Roger Marolt: Roger This |

Roger Marolt: Roger This

Roger Marolt
The Aspen Times
Aspen CO Colorado

I tip my helmet to the 500 or so people who skied more than 100 days this season. That’s a lot of boot buckling, ski lugging, and long john tugging. I hope you found the time to wash your ski socks a few times between days on the hill.

I skied a lot this year, not enough to be awarded the coveted blue “100 Day” pin given out by Skico to customers with tenacity enough to end up paying less than $11.50 per day for skiing (note to local restaurants: Don’t invite these people to the off-season all-you-can-eat buffet), but enough to where my body reminds me of the effort.

And an effort it turned out to be. I didn’t set out with a goal of the number of days I wanted to achieve on the slopes this season. The snow was so good from the get-go that I went out more often than usual, especially in the early part of the season when the snow and my legs were both fresh and light. Then somewhere around the beginning of January I was blindsided and caught the dastardly bug.

I rushed through the electronic ticket scanner for a late afternoon run and the son-of-an-ice-cored-slush-bump of a liftie monitoring his monitor as I did so remarked, “Not bad, thirty days so far.” It was the first time in my life after the Thanksgiving weekend of any season that I actually knew how many days I had logged.

I have always adhered to the notion that counting your ski days is silly, if not downright dangerous, mostly because it doesn’t matter and especially considering the often overlooked risk taken in doing it which bodes even worse for the person who premeditatedly murders time counting the number of vertical feet skied. To me this seems one compulsive disordered step after another towards dropping into the unmarked, uncovered manhole of counting the number of snowflakes skied over during the winter, which has to be one manifestation of frost-induced insanity. Some old-timers have said that ski-day counters turn into soap-scrap hoarders after they hang up their boards. There exists no evidence I know of that disproves this.

At any rate, the infection squirmed in the back of my mind, festering and constantly working its way to the front. There was no physical pain involved with its persistent mutational growth from 30 to 31 to 32, and so on. It became more like the irritation of a low-grade virus that had to run its course despite efforts to wipe it out with remedies as ineffective as wild cherry throat lozenges and Phenylephrine hydrochloride nose drops. There wasn’t one day for the rest of the season that I didn’t know what day I “was on.”

I found myself on days when my joints were inflamed and my legs feeling like they were cast inartistically from molten scraps of tire balancing weights when I should have been on heavy doses of ibuprofen instead of skis, heading up the hill for just one run to ease my unease with a calendar day when the moguldometer wouldn’t otherwise roll. I was a paradox on P-tex. Whatever quantified satisfaction I was getting out of counting ski days, much I realized like a convict marking off days on his cell wall until eventual release, was countered by the disintegration of intangible satisfaction I was getting out of inhaling fresh air and absorbing vitamin D.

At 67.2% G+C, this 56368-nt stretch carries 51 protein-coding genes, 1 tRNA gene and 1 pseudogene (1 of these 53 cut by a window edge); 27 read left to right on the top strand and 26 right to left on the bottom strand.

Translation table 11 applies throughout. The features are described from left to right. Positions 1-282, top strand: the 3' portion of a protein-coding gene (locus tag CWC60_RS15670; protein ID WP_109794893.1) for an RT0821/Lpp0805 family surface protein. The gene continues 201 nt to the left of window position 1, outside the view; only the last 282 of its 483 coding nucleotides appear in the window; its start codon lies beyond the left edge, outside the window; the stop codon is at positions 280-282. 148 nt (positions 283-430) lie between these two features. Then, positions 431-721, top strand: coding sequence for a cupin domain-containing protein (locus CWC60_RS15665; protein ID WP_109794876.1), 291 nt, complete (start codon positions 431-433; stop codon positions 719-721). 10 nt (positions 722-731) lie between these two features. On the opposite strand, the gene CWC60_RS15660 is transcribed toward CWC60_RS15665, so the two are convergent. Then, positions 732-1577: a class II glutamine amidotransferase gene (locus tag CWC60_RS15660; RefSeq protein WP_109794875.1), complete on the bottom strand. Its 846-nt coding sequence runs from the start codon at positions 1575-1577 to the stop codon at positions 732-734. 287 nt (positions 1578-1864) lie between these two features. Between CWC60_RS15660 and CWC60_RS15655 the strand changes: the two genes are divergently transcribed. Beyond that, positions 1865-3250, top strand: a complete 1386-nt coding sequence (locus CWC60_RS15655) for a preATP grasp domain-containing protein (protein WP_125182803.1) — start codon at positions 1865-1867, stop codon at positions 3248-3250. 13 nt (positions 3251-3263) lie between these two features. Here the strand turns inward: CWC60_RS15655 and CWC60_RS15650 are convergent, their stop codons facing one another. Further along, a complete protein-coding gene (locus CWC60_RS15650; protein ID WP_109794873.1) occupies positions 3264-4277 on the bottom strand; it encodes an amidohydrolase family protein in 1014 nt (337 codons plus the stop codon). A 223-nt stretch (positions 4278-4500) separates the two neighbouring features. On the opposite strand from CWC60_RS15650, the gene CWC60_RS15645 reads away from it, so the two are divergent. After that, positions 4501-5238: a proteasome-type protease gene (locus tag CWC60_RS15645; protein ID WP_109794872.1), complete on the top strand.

What gave me serious pause was the sacrificing of my body requisite for continuing to get up for the count. While I did succumb to the addiction of tallying my days, I did not yield to the oldest trick in the book for keeping the count high: Skiing like a wuss. I mean, yes, you can get 130 days skiing without much medial collateral damage if you are willing to water down the sport to primarily using Spar Gulch as the link between the unloading and loading stations of the gondola, but then you are also in danger of acquiring the habit of drinking your daily lunch on the rocks at the Sundeck bar to relieve the boredom.

Using Tylenol to short-circuit the electronic impulses of pain sent from my getting-older-but-not-old-yet appendages to my brain, my body continued to seek out the bumps and crud it craves. On the many days I went up only for a single run, more to turn the day-counter than the skis, this meant eschewing a warmup cruiser down Ruthie’s and getting straight to a bone-jarring power lunge down the tortuous moguls of Red’s.

Why? Because at times playing the numbers game made skiing a thoughtless obligation where not even personal sacrifice for it was considered. I liken it in hindsight to counting money. From the day a grandfather drops two bits into the tiny palm of his grandson, it, too, is fun, and it seems always from then on that the more you have of it the more fun it will be. But, no matter how much satisfaction we derive from accumulating as much of it as we can, at some point it is transformed from a pleasurable ritual into work. It is at that point that shelling out hundies to play golf for recreation becomes attractive. How much more pleasurable might it be to live out one’s days on a beach not knowing if you are rich or poor?

… Next year I’m not counting my ski days.

Roger Marolt has ridden his bike exactly zero times this spring. He hopes the weather is better where you’re counting. Count on him being at

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